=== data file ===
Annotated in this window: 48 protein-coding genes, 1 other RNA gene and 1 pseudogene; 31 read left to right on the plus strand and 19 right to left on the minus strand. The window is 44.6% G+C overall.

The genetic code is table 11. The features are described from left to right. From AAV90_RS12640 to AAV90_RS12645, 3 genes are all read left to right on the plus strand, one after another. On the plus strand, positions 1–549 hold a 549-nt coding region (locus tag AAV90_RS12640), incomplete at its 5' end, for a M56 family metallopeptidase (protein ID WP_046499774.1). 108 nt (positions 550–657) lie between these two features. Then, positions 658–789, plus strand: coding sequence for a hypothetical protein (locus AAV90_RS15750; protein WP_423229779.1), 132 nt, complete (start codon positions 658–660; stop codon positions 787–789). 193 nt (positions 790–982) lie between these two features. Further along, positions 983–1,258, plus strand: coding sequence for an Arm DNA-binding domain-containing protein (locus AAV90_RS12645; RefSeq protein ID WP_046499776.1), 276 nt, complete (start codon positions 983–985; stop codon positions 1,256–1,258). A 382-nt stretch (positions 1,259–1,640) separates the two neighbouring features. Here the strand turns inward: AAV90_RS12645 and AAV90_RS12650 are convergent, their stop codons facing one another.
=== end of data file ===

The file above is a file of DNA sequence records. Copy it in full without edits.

Annotated in this window: 48 protein-coding genes, 1 other RNA gene and 1 pseudogene; 31 read left to right on the plus strand and 19 right to left on the minus strand. The window is 44.6% G+C overall.

The genetic code is table 11. The features are described from left to right. From AAV90_RS12640 to AAV90_RS12645, 3 genes are all read left to right on the plus strand, one after another. On the plus strand, positions 1–549 hold a 549-nt coding region (locus tag AAV90_RS12640), incomplete at its 5' end, for a M56 family metallopeptidase (protein ID WP_046499774.1). 108 nt (positions 550–657) lie between these two features. Then, positions 658–789, plus strand: coding sequence for a hypothetical protein (locus AAV90_RS15750; protein WP_423229779.1), 132 nt, complete (start codon positions 658–660; stop codon positions 787–789). 193 nt (positions 790–982) lie between these two features. Further along, positions 983–1,258, plus strand: coding sequence for an Arm DNA-binding domain-containing protein (locus AAV90_RS12645; RefSeq protein ID WP_046499776.1), 276 nt, complete (start codon positions 983–985; stop codon positions 1,256–1,258). A 382-nt stretch (positions 1,259–1,640) separates the two neighbouring features. Here the strand turns inward: AAV90_RS12645 and AAV90_RS12650 are convergent, their stop codons facing one another.